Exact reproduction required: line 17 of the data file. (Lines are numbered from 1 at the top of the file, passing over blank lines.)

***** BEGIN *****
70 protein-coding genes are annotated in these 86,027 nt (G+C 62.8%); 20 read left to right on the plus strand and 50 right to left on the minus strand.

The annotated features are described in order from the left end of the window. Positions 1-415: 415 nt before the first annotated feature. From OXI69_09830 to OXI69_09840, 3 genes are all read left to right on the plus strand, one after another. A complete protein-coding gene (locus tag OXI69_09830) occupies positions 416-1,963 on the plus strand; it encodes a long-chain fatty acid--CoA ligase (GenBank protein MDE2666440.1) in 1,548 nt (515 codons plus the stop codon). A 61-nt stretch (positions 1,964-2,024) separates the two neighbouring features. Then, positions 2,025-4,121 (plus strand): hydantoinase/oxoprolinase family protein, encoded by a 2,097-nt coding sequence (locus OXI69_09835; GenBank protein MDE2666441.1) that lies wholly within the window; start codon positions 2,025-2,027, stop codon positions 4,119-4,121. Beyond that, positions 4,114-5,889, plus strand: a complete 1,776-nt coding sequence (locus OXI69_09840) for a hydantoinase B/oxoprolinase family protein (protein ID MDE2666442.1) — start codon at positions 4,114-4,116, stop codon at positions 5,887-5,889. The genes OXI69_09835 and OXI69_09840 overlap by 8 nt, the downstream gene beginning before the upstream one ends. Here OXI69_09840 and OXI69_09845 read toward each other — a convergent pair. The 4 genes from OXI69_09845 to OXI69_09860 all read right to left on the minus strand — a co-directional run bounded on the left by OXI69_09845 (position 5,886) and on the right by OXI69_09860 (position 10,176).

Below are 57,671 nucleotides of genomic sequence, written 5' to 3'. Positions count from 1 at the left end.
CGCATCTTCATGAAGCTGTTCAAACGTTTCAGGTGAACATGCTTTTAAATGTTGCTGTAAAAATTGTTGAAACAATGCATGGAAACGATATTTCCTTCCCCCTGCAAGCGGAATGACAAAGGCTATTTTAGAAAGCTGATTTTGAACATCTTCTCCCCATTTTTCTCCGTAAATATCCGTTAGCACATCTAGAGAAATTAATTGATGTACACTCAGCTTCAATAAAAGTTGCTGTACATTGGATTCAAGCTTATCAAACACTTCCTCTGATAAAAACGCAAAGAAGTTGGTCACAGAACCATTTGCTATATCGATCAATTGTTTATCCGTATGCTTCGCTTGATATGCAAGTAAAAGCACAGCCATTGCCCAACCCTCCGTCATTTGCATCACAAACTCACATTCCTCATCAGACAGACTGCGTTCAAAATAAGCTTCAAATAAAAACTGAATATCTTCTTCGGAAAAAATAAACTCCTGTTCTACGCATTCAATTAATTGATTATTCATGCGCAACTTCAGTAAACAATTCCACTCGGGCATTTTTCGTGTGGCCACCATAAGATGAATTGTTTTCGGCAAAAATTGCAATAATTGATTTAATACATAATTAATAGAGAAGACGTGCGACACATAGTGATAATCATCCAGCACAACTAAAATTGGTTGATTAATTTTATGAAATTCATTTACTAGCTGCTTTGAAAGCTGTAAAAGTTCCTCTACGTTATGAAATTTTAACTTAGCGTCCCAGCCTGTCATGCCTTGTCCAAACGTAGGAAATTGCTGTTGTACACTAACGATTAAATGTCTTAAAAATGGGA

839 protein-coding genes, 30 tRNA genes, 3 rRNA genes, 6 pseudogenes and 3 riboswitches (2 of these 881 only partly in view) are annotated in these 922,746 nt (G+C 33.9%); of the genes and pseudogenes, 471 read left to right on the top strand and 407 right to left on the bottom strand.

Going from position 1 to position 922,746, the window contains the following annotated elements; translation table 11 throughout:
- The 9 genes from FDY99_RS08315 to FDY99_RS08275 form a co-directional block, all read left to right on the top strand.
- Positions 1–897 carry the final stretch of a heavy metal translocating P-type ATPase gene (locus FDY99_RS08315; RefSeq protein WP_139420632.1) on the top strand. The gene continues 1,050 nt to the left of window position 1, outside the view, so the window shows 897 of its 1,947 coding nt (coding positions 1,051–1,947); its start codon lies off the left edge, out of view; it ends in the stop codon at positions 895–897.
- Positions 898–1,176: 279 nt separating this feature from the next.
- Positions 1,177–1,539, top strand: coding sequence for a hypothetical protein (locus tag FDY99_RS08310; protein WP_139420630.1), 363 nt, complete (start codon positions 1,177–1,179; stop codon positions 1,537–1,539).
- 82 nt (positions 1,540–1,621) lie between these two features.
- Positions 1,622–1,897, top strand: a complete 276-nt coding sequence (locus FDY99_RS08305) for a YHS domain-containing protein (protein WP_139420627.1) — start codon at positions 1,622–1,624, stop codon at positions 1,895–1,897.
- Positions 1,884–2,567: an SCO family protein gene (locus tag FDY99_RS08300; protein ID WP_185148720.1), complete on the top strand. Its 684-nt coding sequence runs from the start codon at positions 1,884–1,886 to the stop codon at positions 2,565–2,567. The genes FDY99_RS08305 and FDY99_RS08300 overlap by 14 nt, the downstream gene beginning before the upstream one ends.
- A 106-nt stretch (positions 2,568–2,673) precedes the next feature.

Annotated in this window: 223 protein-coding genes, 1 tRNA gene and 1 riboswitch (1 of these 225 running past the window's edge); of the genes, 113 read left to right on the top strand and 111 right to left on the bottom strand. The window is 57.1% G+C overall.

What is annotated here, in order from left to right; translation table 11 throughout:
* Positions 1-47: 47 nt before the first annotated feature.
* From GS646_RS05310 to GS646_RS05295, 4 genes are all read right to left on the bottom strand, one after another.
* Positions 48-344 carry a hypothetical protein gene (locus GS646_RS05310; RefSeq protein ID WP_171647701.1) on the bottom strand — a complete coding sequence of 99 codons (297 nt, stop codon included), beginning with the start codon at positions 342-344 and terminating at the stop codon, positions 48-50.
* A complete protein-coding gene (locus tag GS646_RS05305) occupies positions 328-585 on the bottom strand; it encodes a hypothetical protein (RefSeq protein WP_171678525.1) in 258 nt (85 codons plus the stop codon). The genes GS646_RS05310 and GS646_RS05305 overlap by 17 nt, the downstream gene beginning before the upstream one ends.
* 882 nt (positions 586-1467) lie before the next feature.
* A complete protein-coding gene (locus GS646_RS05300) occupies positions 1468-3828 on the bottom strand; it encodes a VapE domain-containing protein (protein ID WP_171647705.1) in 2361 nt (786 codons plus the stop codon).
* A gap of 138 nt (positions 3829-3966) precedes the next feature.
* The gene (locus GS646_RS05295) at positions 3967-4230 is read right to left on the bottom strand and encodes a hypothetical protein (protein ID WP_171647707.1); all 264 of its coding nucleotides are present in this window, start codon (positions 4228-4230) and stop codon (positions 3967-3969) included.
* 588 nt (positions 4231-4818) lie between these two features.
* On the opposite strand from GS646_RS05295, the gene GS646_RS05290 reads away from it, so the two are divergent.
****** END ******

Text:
* Positions 1-47: 47 nt before the first annotated feature.